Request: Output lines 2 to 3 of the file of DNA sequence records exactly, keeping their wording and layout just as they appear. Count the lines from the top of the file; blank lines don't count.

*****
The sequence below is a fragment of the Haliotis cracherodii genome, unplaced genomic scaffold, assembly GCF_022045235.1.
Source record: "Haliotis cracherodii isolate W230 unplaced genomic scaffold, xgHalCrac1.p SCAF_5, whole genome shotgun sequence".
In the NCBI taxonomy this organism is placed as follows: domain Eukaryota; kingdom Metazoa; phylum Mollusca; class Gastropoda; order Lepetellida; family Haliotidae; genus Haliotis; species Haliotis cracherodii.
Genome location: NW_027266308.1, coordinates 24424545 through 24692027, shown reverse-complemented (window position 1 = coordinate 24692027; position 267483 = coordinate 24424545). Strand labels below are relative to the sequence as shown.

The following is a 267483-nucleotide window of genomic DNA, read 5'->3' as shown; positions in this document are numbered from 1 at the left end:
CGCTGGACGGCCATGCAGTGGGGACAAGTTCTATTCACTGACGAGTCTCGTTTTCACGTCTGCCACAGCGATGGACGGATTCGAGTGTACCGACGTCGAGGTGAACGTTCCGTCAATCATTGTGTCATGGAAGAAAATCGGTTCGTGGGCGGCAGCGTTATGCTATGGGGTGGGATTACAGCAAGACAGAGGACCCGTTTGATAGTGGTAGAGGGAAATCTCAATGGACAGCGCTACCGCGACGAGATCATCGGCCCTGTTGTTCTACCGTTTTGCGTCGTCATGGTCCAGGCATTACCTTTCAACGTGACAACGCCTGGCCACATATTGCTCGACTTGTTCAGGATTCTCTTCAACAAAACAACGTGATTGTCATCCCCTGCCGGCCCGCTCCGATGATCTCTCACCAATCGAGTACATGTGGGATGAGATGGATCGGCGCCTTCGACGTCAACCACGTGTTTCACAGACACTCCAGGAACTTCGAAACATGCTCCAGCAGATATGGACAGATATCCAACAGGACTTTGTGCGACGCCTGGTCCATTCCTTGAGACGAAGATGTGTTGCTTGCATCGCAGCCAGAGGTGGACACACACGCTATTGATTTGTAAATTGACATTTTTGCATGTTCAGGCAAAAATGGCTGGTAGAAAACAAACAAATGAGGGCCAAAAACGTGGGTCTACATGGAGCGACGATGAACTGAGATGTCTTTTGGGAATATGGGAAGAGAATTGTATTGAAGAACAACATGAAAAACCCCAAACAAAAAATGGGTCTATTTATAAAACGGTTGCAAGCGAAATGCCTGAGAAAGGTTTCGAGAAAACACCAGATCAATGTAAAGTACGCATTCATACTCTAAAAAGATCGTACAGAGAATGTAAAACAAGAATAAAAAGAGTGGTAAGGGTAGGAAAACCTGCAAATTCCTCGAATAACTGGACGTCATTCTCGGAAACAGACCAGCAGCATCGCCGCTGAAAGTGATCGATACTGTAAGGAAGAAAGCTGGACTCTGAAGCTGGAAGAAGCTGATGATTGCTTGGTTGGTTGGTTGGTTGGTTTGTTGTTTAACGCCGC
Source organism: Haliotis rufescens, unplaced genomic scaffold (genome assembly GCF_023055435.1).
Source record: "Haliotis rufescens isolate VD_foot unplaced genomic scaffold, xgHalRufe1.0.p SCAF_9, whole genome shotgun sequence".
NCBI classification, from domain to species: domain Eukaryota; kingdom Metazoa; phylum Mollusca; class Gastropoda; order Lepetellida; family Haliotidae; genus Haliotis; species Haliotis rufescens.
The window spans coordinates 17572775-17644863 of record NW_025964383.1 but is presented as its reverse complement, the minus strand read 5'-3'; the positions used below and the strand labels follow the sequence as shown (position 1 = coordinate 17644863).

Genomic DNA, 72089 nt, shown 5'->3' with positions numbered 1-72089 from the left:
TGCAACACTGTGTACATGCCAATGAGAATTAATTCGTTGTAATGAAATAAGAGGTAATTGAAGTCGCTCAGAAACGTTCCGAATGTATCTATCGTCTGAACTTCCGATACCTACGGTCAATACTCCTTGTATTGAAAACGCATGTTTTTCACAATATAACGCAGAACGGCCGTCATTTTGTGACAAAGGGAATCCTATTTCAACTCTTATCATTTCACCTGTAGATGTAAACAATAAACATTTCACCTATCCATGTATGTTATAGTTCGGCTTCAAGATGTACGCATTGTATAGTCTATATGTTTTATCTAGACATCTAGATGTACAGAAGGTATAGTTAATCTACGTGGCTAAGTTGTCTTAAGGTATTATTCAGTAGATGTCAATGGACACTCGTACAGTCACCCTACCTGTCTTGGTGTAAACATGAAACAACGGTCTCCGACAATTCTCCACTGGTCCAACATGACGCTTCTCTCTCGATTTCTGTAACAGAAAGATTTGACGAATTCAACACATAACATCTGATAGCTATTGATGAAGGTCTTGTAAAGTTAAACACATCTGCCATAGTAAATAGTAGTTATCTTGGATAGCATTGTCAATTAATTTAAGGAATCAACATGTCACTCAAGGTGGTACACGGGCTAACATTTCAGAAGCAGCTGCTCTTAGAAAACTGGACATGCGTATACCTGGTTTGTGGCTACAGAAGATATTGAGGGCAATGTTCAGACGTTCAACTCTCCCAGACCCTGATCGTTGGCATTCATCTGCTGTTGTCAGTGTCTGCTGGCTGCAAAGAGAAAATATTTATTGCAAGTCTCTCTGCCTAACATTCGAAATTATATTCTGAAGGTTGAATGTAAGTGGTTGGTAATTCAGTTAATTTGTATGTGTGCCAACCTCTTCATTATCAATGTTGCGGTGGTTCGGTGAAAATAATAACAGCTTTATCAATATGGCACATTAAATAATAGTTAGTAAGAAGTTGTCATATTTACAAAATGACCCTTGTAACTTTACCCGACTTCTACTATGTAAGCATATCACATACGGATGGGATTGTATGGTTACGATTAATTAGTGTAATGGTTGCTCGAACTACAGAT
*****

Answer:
Source record: "Haliotis cracherodii isolate W230 unplaced genomic scaffold, xgHalCrac1.p SCAF_5, whole genome shotgun sequence".
In the NCBI taxonomy this organism is placed as follows: domain Eukaryota; kingdom Metazoa; phylum Mollusca; class Gastropoda; order Lepetellida; family Haliotidae; genus Haliotis; species Haliotis cracherodii.